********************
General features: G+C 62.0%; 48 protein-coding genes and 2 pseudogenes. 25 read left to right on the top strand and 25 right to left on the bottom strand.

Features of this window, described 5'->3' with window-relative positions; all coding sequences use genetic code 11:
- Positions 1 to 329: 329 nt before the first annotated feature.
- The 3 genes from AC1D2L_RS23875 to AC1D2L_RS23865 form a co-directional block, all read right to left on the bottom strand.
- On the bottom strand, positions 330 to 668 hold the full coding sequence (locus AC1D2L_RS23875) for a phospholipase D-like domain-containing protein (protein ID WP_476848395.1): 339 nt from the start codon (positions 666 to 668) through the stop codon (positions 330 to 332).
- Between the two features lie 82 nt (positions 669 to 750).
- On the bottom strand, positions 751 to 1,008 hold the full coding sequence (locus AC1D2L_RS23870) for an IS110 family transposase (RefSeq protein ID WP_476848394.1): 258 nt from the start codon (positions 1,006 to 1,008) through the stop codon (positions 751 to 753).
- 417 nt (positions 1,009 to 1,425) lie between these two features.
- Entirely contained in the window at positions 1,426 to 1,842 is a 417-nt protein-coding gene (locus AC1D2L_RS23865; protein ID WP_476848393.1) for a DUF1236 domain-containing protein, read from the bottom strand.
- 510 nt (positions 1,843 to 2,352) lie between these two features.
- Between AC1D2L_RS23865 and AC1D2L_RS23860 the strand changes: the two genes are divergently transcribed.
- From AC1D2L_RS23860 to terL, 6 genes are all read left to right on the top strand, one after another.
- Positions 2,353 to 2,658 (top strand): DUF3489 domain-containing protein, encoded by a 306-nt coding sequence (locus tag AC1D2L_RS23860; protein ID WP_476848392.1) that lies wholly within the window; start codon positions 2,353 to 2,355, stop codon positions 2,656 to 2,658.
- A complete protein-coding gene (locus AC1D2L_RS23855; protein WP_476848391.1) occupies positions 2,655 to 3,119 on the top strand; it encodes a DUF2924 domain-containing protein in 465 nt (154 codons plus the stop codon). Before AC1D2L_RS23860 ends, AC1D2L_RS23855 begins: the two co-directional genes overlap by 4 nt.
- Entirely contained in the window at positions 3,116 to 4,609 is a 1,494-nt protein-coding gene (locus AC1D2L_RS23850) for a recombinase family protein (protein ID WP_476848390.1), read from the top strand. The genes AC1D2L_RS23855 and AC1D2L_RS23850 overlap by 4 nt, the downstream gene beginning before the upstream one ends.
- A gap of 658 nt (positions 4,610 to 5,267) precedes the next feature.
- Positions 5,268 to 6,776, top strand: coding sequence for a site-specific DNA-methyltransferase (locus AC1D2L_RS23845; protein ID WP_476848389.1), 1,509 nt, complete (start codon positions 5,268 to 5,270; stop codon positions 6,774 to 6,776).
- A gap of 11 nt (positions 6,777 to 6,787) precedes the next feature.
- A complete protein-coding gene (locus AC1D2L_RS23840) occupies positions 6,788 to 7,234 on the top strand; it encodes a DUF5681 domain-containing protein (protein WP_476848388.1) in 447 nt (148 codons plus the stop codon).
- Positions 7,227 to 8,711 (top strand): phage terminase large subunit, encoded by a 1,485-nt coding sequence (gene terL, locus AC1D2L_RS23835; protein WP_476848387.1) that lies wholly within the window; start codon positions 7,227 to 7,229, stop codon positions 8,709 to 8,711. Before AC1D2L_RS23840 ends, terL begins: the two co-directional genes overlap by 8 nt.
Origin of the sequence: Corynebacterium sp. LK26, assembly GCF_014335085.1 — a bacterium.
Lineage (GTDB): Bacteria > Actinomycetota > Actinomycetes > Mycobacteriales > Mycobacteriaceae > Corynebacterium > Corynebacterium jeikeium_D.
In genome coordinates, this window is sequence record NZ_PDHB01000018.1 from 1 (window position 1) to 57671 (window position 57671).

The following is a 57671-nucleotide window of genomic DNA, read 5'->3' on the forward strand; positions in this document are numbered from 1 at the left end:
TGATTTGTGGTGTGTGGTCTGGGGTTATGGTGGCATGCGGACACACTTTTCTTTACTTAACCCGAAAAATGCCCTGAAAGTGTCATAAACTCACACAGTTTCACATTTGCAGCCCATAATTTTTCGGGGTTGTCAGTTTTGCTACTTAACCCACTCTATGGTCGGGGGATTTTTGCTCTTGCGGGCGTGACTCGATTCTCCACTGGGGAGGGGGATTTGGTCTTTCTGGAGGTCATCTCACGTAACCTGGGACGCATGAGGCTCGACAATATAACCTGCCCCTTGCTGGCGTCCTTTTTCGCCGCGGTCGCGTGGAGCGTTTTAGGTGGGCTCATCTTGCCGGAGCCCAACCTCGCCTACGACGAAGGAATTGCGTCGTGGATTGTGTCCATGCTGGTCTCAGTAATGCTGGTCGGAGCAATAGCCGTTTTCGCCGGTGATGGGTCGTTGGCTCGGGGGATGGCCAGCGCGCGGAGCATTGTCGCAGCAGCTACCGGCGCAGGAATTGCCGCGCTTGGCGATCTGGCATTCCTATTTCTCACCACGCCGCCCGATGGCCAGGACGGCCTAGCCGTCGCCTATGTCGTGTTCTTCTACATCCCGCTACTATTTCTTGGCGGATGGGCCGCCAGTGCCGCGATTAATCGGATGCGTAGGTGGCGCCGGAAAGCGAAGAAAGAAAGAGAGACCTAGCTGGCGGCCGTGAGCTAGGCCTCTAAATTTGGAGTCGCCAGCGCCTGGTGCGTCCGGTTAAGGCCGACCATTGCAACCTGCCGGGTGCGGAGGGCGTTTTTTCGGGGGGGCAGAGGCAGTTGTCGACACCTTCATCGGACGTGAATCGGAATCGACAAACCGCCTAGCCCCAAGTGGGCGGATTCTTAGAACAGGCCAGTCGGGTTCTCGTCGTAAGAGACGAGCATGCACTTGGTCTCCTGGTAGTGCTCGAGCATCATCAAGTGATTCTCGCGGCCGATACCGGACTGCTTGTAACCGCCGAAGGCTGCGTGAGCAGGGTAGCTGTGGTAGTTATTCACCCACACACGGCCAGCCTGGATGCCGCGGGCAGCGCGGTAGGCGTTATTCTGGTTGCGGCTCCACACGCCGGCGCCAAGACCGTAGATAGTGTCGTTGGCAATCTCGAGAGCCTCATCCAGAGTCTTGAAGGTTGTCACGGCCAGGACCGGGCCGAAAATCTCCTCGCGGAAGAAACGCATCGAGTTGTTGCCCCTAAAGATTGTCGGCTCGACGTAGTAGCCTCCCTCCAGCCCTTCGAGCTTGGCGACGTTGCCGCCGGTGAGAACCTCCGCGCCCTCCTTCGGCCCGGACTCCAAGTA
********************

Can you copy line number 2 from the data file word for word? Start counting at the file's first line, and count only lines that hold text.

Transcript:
Features of this window, described 5'->3' with window-relative positions; all coding sequences use genetic code 11: